It's also Epiphany Church in Los Angeles, where Cesar Chavez rallied the United Farm workers. And Emmanuel Episcopal Church in Cumberland, Maryland, whose basement was a major stop on the Underground Railroad to freedom for enslaved African-Americans. And St. John's Church in Greenwich Village, a meeting place for gay and lesbian action following the 1969 Stonewall uprising.
You notice they are putting the gay agenda as one more rung on the civil rights ladder?
That's a heritage drawn from our deep roots in nearly 2,000 years of English Christianity, and shared by a worldwide Anglican Communion that unites nearly 80 million people in 164 countries through prayer and ministries committed to caring for "the least of these," as Jesus commanded, by reducing poverty, disease, and oppression.
2000 years of English Christianity? Someone please explain this to me.
As Catholics, why do we care what is up with our Episcopal brethren? If you go to the web site that I linked above for the full text of the ad, you will see it is the blog of Rev. Susan Russell. Her blog banner contains a quote from Sr. Joan Chittister, a dissident Roman Catholic nun. Sr. Joan Chittister, Fr. Richard McBrien of Notre Dame, Call to Action, Voice of the Faithful, and a whole host of nominally Catholic politicians who publicly defy the Magisterium are among those who hope to lead American Catholics down the path of the Episcopal Church.
Of course, the good news is we have the assurances of Christ that the Gates of Hell will not prevail against the One, Holy, Catholic, Apostolic Church. In recent years we have been eternally blessed with both Pope John Paul II and Pope Benedict XVI to shepherd us on the path of the True Gospel. Consider Pope Benedict’s recent words to Brazilian bishops:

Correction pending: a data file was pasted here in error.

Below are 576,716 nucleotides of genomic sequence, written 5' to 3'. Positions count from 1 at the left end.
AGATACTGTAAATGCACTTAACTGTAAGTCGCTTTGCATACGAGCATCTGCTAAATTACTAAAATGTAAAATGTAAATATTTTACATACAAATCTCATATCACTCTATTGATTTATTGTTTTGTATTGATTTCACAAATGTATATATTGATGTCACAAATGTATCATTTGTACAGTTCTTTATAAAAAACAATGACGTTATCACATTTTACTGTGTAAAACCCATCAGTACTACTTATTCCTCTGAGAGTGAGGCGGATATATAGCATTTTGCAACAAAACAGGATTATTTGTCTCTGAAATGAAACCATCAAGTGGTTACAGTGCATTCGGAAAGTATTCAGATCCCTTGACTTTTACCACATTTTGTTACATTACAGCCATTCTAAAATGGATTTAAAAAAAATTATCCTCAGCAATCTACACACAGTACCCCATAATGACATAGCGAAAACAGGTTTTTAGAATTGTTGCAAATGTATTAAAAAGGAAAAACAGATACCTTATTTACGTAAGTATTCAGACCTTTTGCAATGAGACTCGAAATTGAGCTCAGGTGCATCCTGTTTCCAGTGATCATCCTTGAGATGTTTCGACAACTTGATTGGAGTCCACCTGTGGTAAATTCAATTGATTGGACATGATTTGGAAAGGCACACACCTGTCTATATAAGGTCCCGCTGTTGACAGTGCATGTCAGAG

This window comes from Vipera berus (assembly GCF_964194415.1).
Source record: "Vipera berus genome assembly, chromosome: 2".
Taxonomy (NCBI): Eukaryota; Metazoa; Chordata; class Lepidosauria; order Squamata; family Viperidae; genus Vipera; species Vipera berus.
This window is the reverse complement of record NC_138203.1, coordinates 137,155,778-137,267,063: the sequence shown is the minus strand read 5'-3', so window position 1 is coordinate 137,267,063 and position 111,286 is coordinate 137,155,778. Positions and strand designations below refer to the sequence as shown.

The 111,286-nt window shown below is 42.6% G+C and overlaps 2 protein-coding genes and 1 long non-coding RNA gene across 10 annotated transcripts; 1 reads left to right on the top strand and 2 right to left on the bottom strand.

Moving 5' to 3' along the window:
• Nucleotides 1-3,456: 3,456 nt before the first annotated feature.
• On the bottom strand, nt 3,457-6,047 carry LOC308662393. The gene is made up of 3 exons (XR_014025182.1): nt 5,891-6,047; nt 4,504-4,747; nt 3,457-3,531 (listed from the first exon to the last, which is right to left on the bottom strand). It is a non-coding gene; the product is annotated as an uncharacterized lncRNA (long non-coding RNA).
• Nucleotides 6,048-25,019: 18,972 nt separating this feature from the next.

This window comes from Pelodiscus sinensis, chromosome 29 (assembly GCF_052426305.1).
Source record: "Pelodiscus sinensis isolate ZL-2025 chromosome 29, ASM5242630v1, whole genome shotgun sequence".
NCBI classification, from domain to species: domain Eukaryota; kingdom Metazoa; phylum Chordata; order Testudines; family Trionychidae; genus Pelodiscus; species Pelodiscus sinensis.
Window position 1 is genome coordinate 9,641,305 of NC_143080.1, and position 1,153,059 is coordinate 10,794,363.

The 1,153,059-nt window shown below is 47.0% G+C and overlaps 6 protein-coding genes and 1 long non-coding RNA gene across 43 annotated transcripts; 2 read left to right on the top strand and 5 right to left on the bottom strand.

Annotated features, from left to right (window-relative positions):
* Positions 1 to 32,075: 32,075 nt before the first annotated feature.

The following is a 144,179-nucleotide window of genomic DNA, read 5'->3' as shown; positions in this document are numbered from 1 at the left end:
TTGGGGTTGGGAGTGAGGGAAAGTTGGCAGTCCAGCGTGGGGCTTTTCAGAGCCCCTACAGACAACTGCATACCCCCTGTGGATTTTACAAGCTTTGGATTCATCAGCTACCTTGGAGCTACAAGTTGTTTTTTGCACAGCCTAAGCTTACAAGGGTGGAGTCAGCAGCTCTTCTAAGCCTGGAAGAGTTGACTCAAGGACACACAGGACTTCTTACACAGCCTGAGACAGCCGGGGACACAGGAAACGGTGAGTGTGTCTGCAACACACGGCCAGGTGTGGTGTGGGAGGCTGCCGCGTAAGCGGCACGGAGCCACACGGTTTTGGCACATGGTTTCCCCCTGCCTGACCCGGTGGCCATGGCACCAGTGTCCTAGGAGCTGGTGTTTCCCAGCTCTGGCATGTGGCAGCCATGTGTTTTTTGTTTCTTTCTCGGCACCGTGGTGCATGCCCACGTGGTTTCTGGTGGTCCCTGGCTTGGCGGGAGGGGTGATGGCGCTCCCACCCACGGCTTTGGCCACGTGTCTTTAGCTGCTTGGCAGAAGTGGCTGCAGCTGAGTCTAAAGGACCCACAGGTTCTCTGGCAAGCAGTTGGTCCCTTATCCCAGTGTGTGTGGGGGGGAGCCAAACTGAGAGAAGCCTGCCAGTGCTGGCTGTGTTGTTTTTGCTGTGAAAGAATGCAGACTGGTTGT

In this work of evangelization the ecclesial community should be clearly marked by pastoral initiatives, especially by sending missionaries, lay or religious, to homes on the outskirts of the cities and in the interior, to enter into dialogue with everyone in a spirit of understanding, sensitivity and charity. On the other hand, if the persons they encounter are living in poverty, it is necessary to help them, as the first Christian communities did, by practising solidarity and making them feel truly loved. The poor living in the outskirts of the cities or the countryside need to feel that the Church is close to them, providing for their most urgent needs, defending their rights and working together with them to build a society founded on justice and peace. The Gospel is addressed in a special way to the poor, and the Bishop, modelled on the Good Shepherd, must be particularly concerned with offering them the divine consolation of the faith, without overlooking their need for "material bread". As I wished to stress in the Encyclical Deus Caritas Est, "the Church cannot neglect the service of charity any more than she can neglect the sacraments and the word" (No. 22).